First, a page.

each row of this co-kernel cube matrix says here's a function P or Q or R,

if I divide it by this co-kernel cube and it's listed right next to the function name,

that is the result I get.

You can read the result I get right off the row so, you know,

we just go back,

you know, to our example here.

On the top row P is a function.

If I divide P by co-kernel a what do I get?

Answer de + f + g. I can just go read those things off.

Okay? So the matrix is a little more complicated.

But again something that one can construct mechanically.

So as I said previously the matrix exposes

the full deep kernel co-kernel architecture

of a complicated network of Boolean logic nodes.

Now what? Well, a beautiful and wonderful thing happens and that is that

a prime rectangle defined in exactly the same way as in

the single cube extraction case is again a good divisor.

That's just a wonderful thing.

And now you get a multiple cube.

So here I am showing you in this same example from the same matrix A prime rectangle.

And so the prime rectangle is columns a and b,

columns one and two and rows P (de) that's row three,

row P (f) that's row four,

row Q (ce) that's row nine and row Q (f) that's row 10.

And there are ones at each one of those row and column intersections.

And now how do you create the multiple cube divisor?

And the answer is that you OR the cubes

together and those are the cubes in your multiple cube divisor.

And you can just see this I'm showing you this example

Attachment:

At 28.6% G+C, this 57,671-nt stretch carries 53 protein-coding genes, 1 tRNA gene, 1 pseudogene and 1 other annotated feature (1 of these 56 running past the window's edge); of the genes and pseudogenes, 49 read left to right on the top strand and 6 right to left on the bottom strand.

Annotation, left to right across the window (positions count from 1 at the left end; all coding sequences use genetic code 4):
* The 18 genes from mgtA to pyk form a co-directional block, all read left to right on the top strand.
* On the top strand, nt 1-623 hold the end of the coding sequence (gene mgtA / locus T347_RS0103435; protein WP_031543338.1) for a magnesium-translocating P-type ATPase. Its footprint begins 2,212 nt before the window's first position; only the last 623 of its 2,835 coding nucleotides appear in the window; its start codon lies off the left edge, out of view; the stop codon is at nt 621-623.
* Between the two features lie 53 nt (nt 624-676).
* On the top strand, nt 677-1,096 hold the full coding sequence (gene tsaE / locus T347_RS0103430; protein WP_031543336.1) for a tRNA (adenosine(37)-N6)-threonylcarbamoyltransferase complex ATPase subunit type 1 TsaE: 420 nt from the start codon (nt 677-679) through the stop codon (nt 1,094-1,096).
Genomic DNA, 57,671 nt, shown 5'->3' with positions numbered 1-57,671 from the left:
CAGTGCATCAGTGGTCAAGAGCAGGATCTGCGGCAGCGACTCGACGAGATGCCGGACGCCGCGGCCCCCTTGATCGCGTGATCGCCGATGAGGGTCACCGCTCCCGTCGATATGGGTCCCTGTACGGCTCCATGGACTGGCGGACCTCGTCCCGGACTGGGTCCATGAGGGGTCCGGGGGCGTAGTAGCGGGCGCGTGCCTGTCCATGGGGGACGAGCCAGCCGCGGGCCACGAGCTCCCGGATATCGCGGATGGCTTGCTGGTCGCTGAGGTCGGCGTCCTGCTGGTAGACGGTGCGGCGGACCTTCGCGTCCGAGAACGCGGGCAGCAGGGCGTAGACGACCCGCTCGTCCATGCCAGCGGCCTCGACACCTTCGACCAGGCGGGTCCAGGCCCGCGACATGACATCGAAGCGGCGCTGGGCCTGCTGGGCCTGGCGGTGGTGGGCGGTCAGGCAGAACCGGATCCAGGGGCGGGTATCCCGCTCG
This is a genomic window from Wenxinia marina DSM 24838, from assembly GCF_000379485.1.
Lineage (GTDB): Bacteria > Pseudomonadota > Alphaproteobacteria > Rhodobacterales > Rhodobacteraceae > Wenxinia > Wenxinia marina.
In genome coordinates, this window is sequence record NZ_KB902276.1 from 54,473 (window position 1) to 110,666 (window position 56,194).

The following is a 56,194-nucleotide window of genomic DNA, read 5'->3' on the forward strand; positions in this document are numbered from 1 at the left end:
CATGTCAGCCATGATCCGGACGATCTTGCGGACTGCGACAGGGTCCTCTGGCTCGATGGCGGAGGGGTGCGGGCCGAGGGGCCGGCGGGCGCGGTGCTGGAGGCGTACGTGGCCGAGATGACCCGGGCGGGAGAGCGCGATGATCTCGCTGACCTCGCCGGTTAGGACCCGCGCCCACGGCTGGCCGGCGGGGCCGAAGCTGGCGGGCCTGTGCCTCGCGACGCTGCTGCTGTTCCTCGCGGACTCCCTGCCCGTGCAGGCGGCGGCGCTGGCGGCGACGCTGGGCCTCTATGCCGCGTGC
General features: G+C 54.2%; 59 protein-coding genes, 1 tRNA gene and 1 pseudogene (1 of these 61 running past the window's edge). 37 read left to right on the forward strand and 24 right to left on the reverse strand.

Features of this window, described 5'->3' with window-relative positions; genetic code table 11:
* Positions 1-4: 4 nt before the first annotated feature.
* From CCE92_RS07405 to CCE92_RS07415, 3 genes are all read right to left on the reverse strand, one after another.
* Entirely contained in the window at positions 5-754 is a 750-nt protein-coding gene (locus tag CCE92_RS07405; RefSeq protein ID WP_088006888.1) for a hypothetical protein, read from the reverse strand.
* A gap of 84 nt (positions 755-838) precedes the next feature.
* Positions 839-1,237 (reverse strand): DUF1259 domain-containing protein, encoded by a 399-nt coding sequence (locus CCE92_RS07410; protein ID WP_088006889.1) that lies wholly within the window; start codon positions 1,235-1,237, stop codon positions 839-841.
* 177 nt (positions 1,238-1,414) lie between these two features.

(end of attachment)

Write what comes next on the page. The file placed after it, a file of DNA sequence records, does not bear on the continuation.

the P (de) row of the matrix says look P is equal to

co-kernel de ANDed with a + b plus some other stuff that I don't care about,

and oh by the way there's a remainder that I don't really care about at all.

And the second row of the prime rectangle says that P is equal to co-kernel

f ANDed with a + b plus some other stuff potentially.

Actually in this case there isn't any other stuff if we technically look at the matrix.

It says that Q is equal to ce ANDed with a + b plus potentially some other stuff.

Actually there isn't any other stuff if we look at the matrix and it says Q is also

equal to f multiplied by a + b and possibly some other stuff.

In this case not so much,

plus some other remainder.

However, the one commonality of all of these things is that P and Q are all equal

to a + b ANDed with something ORed with a bunch of other stuff.

So if you OR together the cubes that represent

the columns of the prime rectangle this is your divisor.

And we can just go draw it.

Here we are drawing it.

The old network on the left a very tiny picture of the prime rectangle

covering the matrix in the middle and the new

network on the right and so on the left we see bubbles,

three bubbles which say exactly what the function was when we

started P is af + Bf + ag + cg + ade + bde + cde.

Q is af + bf + ace + bce.

R is ade + cde. Nothing new.

What we have discovered from the prime rectangle is that a + b is a factor.

So let's just call it capital X and so on

the right hand side I've got a new little yellow note that says X equals a +b and that

new node feeds a new P and a new Q but it does not feed into R so r still says ade + cde.

But P now says Xde + Xf + ag + cg + cde.

That's that other stuff I was talking about and Q is now

Xce + Xf because the a + b stuff has been pulled out.

So P and Q are actually smaller.

If you count the literals in the original network on the left there's 33 of them.

Go ahead do it. You know look at the right hand side and count them off.